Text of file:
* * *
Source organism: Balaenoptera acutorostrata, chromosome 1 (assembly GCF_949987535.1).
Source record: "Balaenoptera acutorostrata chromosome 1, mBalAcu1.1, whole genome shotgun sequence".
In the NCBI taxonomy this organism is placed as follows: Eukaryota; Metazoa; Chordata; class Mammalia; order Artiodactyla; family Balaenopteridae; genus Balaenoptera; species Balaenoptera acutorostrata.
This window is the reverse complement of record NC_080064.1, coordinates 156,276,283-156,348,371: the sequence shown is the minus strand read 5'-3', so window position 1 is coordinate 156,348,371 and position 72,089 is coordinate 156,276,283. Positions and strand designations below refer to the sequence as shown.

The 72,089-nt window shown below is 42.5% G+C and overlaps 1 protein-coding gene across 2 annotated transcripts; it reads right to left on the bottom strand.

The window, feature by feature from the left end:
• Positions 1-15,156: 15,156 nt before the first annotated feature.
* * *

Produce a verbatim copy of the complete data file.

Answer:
Source organism: Balaenoptera acutorostrata, chromosome 1 (assembly GCF_949987535.1).
Source record: "Balaenoptera acutorostrata chromosome 1, mBalAcu1.1, whole genome shotgun sequence".
In the NCBI taxonomy this organism is placed as follows: Eukaryota; Metazoa; Chordata; class Mammalia; order Artiodactyla; family Balaenopteridae; genus Balaenoptera; species Balaenoptera acutorostrata.
This window is the reverse complement of record NC_080064.1, coordinates 156,276,283-156,348,371: the sequence shown is the minus strand read 5'-3', so window position 1 is coordinate 156,348,371 and position 72,089 is coordinate 156,276,283. Positions and strand designations below refer to the sequence as shown.

The 72,089-nt window shown below is 42.5% G+C and overlaps 1 protein-coding gene across 2 annotated transcripts; it reads right to left on the bottom strand.

The window, feature by feature from the left end:
• Positions 1-15,156: 15,156 nt before the first annotated feature.